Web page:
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J Immunol. 2019 May 15;202(10):2829-2835. doi: 10.4049/jimmunol.1801473.

The Neuroimmune Axis in Skin Sensation, Inflammation, and Immunity.

Trier AM1,2, Mack MR1,2, Kim BS3,2,4,5.

Author information

1
Center for the Study of Itch, Washington University School of Medicine, St. Louis, MO 63110.
2
Division of Dermatology, Department of Medicine, Washington University School of Medicine, St. Louis, MO 63110.
3
Center for the Study of Itch, Washington University School of Medicine, St. Louis, MO 63110; briankim@wustl.edu.
4
Department of Anesthesiology, Washington University School of Medicine, St. Louis, MO 63110; and.
5
Department of Pathology and Immunology, Washington University School of Medicine, St. Louis, MO 63110.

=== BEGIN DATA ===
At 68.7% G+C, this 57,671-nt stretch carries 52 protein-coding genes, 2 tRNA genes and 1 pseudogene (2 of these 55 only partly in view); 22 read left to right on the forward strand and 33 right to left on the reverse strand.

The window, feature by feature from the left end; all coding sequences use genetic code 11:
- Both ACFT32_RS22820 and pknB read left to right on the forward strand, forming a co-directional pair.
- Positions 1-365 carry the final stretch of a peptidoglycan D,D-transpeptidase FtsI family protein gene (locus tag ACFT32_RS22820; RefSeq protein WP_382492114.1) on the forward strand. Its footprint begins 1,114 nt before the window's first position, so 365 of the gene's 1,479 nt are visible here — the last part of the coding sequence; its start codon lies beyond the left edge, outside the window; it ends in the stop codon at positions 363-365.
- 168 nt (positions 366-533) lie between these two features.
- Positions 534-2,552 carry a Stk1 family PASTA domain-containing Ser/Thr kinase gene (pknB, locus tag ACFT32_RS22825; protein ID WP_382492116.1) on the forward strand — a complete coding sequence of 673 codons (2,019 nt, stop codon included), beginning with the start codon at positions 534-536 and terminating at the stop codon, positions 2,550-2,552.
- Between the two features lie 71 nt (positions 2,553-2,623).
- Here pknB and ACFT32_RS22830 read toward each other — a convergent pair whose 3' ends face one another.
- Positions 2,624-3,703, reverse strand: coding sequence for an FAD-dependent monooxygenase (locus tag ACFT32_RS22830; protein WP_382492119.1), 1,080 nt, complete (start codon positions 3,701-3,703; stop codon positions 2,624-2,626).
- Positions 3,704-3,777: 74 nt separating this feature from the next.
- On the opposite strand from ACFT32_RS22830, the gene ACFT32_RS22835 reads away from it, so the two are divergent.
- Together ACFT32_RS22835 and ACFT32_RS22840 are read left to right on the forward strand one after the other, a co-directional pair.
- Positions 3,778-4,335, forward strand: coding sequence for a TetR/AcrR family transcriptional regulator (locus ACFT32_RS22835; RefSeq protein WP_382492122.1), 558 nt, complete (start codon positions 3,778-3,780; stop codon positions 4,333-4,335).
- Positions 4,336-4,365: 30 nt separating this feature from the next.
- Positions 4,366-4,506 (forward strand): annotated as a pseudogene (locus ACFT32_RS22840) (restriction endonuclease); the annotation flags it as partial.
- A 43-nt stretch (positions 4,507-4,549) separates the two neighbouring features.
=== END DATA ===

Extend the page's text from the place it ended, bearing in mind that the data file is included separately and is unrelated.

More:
Abstract

Although connections between the immune and nervous systems have long been recognized, the precise mechanisms that underlie this relationship are just starting to be elucidated. Advances in sensory biology have unveiled novel mechanisms by which inflammatory cytokines promote itch and pain sensations to coordinate host-protective behavioral responses. Conversely, new evidence has emphasized the importance of immune cell regulation by sensory neurons. By focusing on itch biology and how it has been informed by the more established field of pain research, we highlight recent interdisciplinary studies that demonstrate how novel neuroimmune interactions underlie a diversity of sensory, inflammatory, and infectious diseases.

PMID:
31061146
DOI:
10.4049/jimmunol.1801473

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